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Weight-bearing exercises, started in your youth and
continued throughout your life, can help prevent
osteoporosis. These exercises, such as walking,
jogging, climbing, dancing, or lifting weights, help you build strong bones as
a young person. And they help you maintain your bone thickness (density) as an
adult. But if you stop exercising, your bones will begin to thin.
these exercises at any age will help prevent bone loss. It is best to do
weight-bearing exercise for at least 2½ hours a week. One way to do this is to
be active 30 minutes a day, at least 5 days a week. In addition to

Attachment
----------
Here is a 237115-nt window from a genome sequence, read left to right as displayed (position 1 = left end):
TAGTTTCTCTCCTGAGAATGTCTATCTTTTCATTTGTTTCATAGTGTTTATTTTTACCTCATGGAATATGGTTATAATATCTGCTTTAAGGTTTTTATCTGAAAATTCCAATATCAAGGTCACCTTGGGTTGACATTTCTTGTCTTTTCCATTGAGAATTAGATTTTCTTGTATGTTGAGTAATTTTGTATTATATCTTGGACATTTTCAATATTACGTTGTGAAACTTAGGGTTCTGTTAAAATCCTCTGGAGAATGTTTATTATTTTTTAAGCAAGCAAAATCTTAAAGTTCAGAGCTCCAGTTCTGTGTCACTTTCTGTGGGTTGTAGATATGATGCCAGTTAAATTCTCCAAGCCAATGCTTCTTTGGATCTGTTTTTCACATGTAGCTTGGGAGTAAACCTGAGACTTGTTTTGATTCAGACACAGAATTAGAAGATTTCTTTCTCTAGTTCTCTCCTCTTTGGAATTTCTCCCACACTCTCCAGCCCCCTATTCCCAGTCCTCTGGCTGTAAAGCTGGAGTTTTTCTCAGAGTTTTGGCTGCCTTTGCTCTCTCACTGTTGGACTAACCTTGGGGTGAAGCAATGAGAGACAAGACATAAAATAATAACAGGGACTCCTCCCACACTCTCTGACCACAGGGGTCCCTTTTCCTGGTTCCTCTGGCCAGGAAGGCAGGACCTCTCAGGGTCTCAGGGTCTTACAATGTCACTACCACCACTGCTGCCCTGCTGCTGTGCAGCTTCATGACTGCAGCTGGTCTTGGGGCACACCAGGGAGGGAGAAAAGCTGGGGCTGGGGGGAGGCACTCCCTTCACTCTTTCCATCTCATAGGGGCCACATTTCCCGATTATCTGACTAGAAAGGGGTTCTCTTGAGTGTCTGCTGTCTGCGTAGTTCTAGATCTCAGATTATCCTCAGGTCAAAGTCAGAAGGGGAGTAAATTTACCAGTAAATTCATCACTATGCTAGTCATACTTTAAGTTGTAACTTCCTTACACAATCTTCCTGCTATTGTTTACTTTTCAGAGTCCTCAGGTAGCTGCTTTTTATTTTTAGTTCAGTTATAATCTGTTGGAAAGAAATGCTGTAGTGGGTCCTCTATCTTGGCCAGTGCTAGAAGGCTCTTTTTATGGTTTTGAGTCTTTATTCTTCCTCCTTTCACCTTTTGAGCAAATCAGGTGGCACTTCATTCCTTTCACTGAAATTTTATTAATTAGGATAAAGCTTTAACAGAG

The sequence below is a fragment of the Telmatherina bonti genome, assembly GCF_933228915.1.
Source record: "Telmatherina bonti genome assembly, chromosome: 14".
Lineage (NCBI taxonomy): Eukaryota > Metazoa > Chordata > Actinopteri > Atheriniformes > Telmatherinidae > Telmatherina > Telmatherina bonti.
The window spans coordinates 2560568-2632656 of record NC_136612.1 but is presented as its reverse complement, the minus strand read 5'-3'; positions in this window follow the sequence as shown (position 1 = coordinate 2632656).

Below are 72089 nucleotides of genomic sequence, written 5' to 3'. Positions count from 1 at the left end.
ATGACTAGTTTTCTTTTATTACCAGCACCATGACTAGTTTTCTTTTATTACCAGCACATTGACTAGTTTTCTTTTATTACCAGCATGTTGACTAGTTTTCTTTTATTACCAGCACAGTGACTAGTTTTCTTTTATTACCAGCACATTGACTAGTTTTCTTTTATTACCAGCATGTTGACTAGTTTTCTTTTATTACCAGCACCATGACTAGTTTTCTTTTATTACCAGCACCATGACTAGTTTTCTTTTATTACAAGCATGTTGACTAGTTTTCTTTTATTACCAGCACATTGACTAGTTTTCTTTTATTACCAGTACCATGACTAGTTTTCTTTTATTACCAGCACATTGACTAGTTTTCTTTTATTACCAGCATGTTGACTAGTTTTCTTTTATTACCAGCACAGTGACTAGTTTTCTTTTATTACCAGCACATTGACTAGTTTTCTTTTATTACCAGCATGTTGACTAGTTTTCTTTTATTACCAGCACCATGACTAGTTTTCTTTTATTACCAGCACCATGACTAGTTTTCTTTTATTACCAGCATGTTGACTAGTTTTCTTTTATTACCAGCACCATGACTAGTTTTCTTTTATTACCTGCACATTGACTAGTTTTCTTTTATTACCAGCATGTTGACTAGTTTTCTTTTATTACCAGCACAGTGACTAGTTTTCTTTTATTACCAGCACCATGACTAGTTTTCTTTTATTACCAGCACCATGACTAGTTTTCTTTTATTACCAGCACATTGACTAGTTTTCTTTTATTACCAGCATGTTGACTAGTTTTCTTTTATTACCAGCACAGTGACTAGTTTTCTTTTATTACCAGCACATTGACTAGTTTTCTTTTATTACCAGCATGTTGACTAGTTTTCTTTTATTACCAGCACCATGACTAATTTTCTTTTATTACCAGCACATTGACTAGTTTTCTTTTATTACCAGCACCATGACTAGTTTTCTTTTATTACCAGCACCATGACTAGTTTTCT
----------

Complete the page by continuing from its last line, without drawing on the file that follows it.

weight-bearing exercise, experts recommend that you do resistance exercises at
least 2 days a week.
Exercises that are not weight-bearing, such as swimming, are good for
your general health. But they do not work your muscles and bones against
gravity and so they do not stimulate new bone growth.
November 6, 2012
Kathleen Romito, MD - Family Medicine & Carla J. Herman, MD, MPH - Geriatric Medicine
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